SHADRACH

Shadrach, my Neapolitan Mastiff, slammed through the door and opened it wider than wide! He is the reason I became a blogger, writer, animal naturopath, podcast host and co-founder of the American Council of Animal Naturopathy. To think I wasn’t sure I even wanted him at first! His story is told in several places in my book, Animals Taught Me That. While he wasn’t the largest dog in my life (my Danes were), he had the largest presence of any dog I have ever had the pleasure to share my life with. He was THE best teacher and THE best heart dog anyone could ask for. While he wasn’t perfect (who is?) he was perfect for me. He taught me so very much, that I could write volumes about him!!! Shadrach, you were larger than life and left a Mastiff sized hole in my heart (which Meshach overfilled for the short time he was here). I will miss you forever my hug lovey. Bark N Blog has not been the same since you left. Visit Shadrach’s Memorial Page HERE

MESHACH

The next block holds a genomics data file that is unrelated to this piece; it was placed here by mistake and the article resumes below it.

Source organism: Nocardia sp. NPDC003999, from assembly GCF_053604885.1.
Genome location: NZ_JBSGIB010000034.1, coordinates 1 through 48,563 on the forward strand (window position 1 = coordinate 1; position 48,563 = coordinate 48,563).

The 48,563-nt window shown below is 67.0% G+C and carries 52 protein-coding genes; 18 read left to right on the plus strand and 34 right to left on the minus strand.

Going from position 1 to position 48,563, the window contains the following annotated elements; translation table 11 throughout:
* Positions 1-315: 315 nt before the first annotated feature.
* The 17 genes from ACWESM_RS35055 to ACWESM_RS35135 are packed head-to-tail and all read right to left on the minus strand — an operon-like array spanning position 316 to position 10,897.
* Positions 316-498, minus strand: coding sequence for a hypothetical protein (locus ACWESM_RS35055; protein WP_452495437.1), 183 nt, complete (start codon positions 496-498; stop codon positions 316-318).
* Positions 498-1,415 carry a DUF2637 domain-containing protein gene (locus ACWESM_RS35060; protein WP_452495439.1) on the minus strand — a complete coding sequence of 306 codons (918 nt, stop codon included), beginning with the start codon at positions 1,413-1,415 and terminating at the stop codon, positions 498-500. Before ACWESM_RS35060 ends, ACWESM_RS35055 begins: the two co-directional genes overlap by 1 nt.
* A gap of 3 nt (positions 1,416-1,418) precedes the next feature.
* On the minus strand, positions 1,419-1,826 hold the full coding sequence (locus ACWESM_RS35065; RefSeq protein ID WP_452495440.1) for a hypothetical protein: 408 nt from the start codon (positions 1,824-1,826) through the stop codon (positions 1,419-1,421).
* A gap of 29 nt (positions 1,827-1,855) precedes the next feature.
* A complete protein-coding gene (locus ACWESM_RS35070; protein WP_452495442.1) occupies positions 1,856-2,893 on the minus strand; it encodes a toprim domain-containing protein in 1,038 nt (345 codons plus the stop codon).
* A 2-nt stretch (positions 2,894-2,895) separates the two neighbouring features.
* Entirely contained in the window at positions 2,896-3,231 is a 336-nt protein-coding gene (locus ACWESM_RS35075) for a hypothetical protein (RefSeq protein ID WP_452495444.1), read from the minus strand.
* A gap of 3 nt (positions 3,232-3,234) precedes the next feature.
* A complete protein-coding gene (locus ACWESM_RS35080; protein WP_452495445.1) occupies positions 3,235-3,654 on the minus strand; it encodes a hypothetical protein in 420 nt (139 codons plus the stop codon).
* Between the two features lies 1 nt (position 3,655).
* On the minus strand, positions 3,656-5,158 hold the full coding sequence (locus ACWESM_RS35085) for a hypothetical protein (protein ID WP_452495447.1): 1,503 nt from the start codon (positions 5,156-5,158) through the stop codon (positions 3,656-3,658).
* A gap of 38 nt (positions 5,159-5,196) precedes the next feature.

Since the age of eighteen, Great Danes have been my breed of choice. I was so blessed to have the most gorgeous, show quality fawn Great Dane named Leben who I showed for a short time and only had for a short time in my life. Leben’s sad story is told in my book, Animals Taught Me That. When beautiful brindle Meshach was offered to me by my friend Kim Felix of SisCo Danes, I jumped at the chance to have another Great Dane in my life. He came into it four months after losing Shadrach and brought the canine joy back into my heart. Meshach also changed my life forever. He served a spiritual purpose in my life (a story I hope I one day have the courage to share) in addition to teaching me all about seizures and what I believe to be their primary cause. Meshach’s life was short but he lived it to the fullest, with joy, sweetness and kindness. He didn’t have a mean bone in his body and made friends, human and canine, wherever he went. Some of his story will be found on the blog (in time as I get the posts moved from my other blogs before closing them). With such sorrow on a warm September day, we (my husband and I) said goodbye to our baby boy. Meshach, my heart still aches each time I think of you. I nearly quit doing this work because I felt like I had failed you. With the strength of my Savior, I was able to crawl back out of the darkness your loss left. In the wake of your loss, new insights have come to me as I continue to search and research better ways to help all dogs, including those with seizures. And God was so kind to bring me not one but TWO new dogs to take up new spaces in my heart so it wouldn’t sag with the emptiness of your loss. I love you forever my sweet Micky Picky. Visit Meshach’s Memorial Page HERE